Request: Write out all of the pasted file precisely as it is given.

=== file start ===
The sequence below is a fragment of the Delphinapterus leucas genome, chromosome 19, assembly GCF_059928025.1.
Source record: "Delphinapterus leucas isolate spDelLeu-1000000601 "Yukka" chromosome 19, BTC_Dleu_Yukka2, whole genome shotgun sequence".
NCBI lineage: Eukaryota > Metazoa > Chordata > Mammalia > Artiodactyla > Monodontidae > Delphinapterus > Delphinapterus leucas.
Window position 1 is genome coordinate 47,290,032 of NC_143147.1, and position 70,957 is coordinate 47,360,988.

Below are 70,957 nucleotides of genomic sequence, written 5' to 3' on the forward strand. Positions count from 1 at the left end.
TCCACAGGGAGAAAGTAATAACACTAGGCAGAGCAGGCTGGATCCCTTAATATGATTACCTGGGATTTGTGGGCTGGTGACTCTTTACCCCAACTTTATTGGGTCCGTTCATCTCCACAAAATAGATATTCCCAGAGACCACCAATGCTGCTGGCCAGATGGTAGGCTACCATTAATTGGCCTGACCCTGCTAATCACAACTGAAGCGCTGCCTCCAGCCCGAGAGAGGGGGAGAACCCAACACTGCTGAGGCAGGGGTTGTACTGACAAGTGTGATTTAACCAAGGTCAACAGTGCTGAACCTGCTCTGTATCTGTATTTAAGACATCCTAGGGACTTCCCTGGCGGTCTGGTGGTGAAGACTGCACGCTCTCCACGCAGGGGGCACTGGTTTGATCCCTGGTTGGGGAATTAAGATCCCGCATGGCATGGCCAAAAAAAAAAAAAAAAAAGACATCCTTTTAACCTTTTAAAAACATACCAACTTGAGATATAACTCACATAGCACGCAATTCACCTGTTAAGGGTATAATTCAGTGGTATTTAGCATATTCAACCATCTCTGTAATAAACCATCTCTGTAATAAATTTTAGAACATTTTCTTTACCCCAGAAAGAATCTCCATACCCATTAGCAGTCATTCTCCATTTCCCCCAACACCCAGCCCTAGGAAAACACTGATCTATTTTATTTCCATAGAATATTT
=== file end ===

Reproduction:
The sequence below is a fragment of the Delphinapterus leucas genome, chromosome 19, assembly GCF_059928025.1.
Source record: "Delphinapterus leucas isolate spDelLeu-1000000601 "Yukka" chromosome 19, BTC_Dleu_Yukka2, whole genome shotgun sequence".
NCBI lineage: Eukaryota > Metazoa > Chordata > Mammalia > Artiodactyla > Monodontidae > Delphinapterus > Delphinapterus leucas.
Window position 1 is genome coordinate 47,290,032 of NC_143147.1, and position 70,957 is coordinate 47,360,988.

Below are 70,957 nucleotides of genomic sequence, written 5' to 3' on the forward strand. Positions count from 1 at the left end.
TCCACAGGGAGAAAGTAATAACACTAGGCAGAGCAGGCTGGATCCCTTAATATGATTACCTGGGATTTGTGGGCTGGTGACTCTTTACCCCAACTTTATTGGGTCCGTTCATCTCCACAAAATAGATATTCCCAGAGACCACCAATGCTGCTGGCCAGATGGTAGGCTACCATTAATTGGCCTGACCCTGCTAATCACAACTGAAGCGCTGCCTCCAGCCCGAGAGAGGGGGAGAACCCAACACTGCTGAGGCAGGGGTTGTACTGACAAGTGTGATTTAACCAAGGTCAACAGTGCTGAACCTGCTCTGTATCTGTATTTAAGACATCCTAGGGACTTCCCTGGCGGTCTGGTGGTGAAGACTGCACGCTCTCCACGCAGGGGGCACTGGTTTGATCCCTGGTTGGGGAATTAAGATCCCGCATGGCATGGCCAAAAAAAAAAAAAAAAAAGACATCCTTTTAACCTTTTAAAAACATACCAACTTGAGATATAACTCACATAGCACGCAATTCACCTGTTAAGGGTATAATTCAGTGGTATTTAGCATATTCAACCATCTCTGTAATAAACCATCTCTGTAATAAATTTTAGAACATTTTCTTTACCCCAGAAAGAATCTCCATACCCATTAGCAGTCATTCTCCATTTCCCCCAACACCCAGCCCTAGGAAAACACTGATCTATTTTATTTCCATAGAATATTT